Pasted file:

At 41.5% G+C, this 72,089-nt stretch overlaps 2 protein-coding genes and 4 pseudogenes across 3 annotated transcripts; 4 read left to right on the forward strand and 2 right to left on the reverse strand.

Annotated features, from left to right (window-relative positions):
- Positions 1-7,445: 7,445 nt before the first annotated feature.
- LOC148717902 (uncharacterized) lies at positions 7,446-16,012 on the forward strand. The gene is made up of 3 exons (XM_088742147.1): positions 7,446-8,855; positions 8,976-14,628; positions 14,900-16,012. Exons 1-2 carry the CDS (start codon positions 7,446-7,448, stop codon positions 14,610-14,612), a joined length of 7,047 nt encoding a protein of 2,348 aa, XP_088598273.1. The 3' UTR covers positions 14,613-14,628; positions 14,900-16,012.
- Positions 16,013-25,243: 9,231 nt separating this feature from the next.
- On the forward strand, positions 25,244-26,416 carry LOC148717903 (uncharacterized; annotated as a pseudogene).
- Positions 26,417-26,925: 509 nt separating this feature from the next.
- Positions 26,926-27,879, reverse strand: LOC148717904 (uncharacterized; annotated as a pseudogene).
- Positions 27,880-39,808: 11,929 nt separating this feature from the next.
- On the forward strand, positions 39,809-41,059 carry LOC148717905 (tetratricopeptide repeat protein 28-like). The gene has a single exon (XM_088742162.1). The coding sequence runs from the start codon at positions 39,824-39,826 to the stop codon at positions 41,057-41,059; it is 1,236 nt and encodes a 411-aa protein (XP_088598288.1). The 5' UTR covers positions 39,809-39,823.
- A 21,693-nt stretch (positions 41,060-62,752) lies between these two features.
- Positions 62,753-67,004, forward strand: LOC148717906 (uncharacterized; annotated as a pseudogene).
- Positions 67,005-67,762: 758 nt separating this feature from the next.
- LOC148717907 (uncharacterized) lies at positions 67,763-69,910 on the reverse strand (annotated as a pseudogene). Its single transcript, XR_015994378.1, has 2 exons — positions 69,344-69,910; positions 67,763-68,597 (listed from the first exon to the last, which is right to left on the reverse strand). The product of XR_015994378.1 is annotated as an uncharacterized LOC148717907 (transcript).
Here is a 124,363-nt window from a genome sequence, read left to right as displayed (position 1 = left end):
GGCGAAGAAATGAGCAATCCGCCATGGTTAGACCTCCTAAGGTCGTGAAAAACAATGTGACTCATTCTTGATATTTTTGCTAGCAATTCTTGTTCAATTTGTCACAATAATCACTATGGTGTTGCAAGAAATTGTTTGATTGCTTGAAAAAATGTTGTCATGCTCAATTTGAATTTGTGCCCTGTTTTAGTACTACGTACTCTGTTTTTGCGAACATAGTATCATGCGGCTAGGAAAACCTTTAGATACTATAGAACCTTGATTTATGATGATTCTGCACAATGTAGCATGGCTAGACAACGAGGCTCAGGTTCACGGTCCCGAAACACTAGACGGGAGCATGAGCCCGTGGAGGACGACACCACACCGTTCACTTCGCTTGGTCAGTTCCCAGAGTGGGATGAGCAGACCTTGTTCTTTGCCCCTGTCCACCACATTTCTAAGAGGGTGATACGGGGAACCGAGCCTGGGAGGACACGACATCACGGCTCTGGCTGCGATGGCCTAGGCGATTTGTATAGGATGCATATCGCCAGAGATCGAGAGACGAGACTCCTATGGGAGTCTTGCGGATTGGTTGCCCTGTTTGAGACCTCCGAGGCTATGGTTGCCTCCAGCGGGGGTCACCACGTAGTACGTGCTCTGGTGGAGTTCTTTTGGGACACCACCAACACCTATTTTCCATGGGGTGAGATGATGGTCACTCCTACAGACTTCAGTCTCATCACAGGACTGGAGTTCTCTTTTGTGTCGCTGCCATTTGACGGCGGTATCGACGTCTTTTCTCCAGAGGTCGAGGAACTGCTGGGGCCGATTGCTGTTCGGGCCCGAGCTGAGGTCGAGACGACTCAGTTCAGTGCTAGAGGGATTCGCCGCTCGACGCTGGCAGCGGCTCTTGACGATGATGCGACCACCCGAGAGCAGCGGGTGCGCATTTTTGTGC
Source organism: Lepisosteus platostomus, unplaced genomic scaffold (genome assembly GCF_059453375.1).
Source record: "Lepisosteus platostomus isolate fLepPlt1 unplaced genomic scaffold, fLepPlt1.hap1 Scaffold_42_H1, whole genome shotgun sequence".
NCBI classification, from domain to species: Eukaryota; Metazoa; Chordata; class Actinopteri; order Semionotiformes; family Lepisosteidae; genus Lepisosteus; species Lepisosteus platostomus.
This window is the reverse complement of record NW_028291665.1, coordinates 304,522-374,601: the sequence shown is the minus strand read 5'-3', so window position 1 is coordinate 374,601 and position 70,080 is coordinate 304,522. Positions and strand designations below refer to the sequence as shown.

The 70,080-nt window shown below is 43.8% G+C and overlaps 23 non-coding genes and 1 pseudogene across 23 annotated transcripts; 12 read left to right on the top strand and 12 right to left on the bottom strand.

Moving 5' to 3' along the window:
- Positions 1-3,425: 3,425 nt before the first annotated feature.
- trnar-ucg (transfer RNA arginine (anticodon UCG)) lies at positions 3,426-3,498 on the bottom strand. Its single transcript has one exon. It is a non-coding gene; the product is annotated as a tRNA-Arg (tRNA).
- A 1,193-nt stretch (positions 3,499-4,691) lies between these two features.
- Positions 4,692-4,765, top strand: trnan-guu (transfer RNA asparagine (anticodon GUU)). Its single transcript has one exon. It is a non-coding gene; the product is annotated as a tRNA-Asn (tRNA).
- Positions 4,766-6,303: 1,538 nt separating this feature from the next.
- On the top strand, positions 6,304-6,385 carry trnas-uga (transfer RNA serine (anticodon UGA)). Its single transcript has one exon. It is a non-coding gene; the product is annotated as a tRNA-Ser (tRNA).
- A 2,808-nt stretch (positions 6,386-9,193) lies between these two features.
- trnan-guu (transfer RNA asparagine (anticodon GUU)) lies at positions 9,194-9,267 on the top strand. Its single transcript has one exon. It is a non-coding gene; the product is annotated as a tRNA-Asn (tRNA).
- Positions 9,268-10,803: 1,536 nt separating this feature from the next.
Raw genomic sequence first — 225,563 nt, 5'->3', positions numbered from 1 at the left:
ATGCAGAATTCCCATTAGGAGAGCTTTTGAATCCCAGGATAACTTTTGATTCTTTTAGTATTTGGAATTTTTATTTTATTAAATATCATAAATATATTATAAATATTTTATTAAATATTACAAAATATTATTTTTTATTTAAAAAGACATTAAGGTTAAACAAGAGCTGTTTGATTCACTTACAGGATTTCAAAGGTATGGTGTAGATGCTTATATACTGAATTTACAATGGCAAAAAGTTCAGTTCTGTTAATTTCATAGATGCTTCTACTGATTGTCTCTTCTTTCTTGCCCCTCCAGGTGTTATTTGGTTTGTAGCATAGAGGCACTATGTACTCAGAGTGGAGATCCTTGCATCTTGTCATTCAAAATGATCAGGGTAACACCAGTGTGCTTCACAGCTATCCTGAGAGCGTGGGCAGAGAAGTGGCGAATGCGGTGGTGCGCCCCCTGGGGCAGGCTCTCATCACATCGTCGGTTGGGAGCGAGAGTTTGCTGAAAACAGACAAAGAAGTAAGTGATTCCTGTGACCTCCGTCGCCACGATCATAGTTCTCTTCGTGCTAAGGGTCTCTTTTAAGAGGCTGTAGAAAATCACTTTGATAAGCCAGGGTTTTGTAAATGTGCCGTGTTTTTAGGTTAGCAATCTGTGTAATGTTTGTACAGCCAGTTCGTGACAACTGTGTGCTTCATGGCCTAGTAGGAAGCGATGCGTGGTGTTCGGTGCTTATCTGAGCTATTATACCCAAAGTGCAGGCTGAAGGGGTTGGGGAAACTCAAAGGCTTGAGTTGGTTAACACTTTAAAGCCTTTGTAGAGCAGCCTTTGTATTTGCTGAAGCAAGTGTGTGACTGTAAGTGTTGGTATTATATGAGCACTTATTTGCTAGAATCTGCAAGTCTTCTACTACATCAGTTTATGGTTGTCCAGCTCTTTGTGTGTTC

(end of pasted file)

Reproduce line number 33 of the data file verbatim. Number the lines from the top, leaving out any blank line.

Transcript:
ATGCAGAATTCCCATTAGGAGAGCTTTTGAATCCCAGGATAACTTTTGATTCTTTTAGTATTTGGAATTTTTATTTTATTAAATATCATAAATATATTATAAATATTTTATTAAATATTACAAAATATTATTTTTTATTTAAAAAGACATTAAGGTTAAACAAGAGCTGTTTGATTCACTTACAGGATTTCAAAGGTATGGTGTAGATGCTTATATACTGAATTTACAATGGCAAAAAGTTCAGTTCTGTTAATTTCATAGATGCTTCTACTGATTGTCTCTTCTTTCTTGCCCCTCCAGGTGTTATTTGGTTTGTAGCATAGAGGCACTATGTACTCAGAGTGGAGATCCTTGCATCTTGTCATTCAAAATGATCAGGGTAACACCAGTGTGCTTCACAGCTATCCTGAGAGCGTGGGCAGAGAAGTGGCGAATGCGGTGGTGCGCCCCCTGGGGCAGGCTCTCATCACATCGTCGGTTGGGAGCGAGAGTTTGCTGAAAACAGACAAAGAAGTAAGTGATTCCTGTGACCTCCGTCGCCACGATCATAGTTCTCTTCGTGCTAAGGGTCTCTTTTAAGAGGCTGTAGAAAATCACTTTGATAAGCCAGGGTTTTGTAAATGTGCCGTGTTTTTAGGTTAGCAATCTGTGTAATGTTTGTACAGCCAGTTCGTGACAACTGTGTGCTTCATGGCCTAGTAGGAAGCGATGCGTGGTGTTCGGTGCTTATCTGAGCTATTATACCCAAAGTGCAGGCTGAAGGGGTTGGGGAAACTCAAAGGCTTGAGTTGGTTAACACTTTAAAGCCTTTGTAGAGCAGCCTTTGTATTTGCTGAAGCAAGTGTGTGACTGTAAGTGTTGGTATTATATGAGCACTTATTTGCTAGAATCTGCAAGTCTTCTACTACATCAGTTTATGGTTGTCCAGCTCTTTGTGTGTTC